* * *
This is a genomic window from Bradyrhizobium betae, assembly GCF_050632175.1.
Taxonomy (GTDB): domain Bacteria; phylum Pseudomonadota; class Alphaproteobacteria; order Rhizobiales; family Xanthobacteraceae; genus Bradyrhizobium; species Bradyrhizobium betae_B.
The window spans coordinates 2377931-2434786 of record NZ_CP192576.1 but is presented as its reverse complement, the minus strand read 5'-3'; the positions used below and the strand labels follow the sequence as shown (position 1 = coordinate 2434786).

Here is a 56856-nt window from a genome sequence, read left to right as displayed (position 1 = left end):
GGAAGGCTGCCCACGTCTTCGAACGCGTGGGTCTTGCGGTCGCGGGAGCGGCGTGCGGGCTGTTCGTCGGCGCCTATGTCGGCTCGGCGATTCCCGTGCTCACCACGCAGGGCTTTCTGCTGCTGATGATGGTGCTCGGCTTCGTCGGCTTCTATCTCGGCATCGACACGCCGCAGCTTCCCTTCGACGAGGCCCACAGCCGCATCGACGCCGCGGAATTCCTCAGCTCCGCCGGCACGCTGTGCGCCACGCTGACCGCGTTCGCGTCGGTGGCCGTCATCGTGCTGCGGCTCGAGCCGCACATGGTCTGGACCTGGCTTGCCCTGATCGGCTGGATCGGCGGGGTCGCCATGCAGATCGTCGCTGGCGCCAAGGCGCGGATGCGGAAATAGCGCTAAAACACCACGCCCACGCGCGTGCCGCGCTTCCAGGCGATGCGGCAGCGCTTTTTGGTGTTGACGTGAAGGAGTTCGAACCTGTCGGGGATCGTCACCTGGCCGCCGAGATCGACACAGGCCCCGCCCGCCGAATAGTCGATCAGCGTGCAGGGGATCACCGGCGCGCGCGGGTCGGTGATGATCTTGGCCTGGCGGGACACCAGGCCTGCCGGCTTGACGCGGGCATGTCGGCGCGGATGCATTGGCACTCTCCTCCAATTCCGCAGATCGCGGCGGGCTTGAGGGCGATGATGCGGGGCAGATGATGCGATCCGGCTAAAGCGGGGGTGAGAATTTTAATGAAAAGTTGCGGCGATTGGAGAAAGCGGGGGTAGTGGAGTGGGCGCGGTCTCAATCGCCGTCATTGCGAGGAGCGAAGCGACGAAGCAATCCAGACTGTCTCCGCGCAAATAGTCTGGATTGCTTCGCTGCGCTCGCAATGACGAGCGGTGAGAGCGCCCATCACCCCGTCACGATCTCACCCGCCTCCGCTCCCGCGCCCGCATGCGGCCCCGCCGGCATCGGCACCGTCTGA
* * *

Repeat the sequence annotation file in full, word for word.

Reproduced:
This is a genomic window from Bradyrhizobium betae, assembly GCF_050632175.1.
Taxonomy (GTDB): domain Bacteria; phylum Pseudomonadota; class Alphaproteobacteria; order Rhizobiales; family Xanthobacteraceae; genus Bradyrhizobium; species Bradyrhizobium betae_B.
The window spans coordinates 2377931-2434786 of record NZ_CP192576.1 but is presented as its reverse complement, the minus strand read 5'-3'; the positions used below and the strand labels follow the sequence as shown (position 1 = coordinate 2434786).

Here is a 56856-nt window from a genome sequence, read left to right as displayed (position 1 = left end):
GGAAGGCTGCCCACGTCTTCGAACGCGTGGGTCTTGCGGTCGCGGGAGCGGCGTGCGGGCTGTTCGTCGGCGCCTATGTCGGCTCGGCGATTCCCGTGCTCACCACGCAGGGCTTTCTGCTGCTGATGATGGTGCTCGGCTTCGTCGGCTTCTATCTCGGCATCGACACGCCGCAGCTTCCCTTCGACGAGGCCCACAGCCGCATCGACGCCGCGGAATTCCTCAGCTCCGCCGGCACGCTGTGCGCCACGCTGACCGCGTTCGCGTCGGTGGCCGTCATCGTGCTGCGGCTCGAGCCGCACATGGTCTGGACCTGGCTTGCCCTGATCGGCTGGATCGGCGGGGTCGCCATGCAGATCGTCGCTGGCGCCAAGGCGCGGATGCGGAAATAGCGCTAAAACACCACGCCCACGCGCGTGCCGCGCTTCCAGGCGATGCGGCAGCGCTTTTTGGTGTTGACGTGAAGGAGTTCGAACCTGTCGGGGATCGTCACCTGGCCGCCGAGATCGACACAGGCCCCGCCCGCCGAATAGTCGATCAGCGTGCAGGGGATCACCGGCGCGCGCGGGTCGGTGATGATCTTGGCCTGGCGGGACACCAGGCCTGCCGGCTTGACGCGGGCATGTCGGCGCGGATGCATTGGCACTCTCCTCCAATTCCGCAGATCGCGGCGGGCTTGAGGGCGATGATGCGGGGCAGATGATGCGATCCGGCTAAAGCGGGGGTGAGAATTTTAATGAAAAGTTGCGGCGATTGGAGAAAGCGGGGGTAGTGGAGTGGGCGCGGTCTCAATCGCCGTCATTGCGAGGAGCGAAGCGACGAAGCAATCCAGACTGTCTCCGCGCAAATAGTCTGGATTGCTTCGCTGCGCTCGCAATGACGAGCGGTGAGAGCGCCCATCACCCCGTCACGATCTCACCCGCCTCCGCTCCCGCGCCCGCATGCGGCCCCGCCGGCATCGGCACCGTCTGA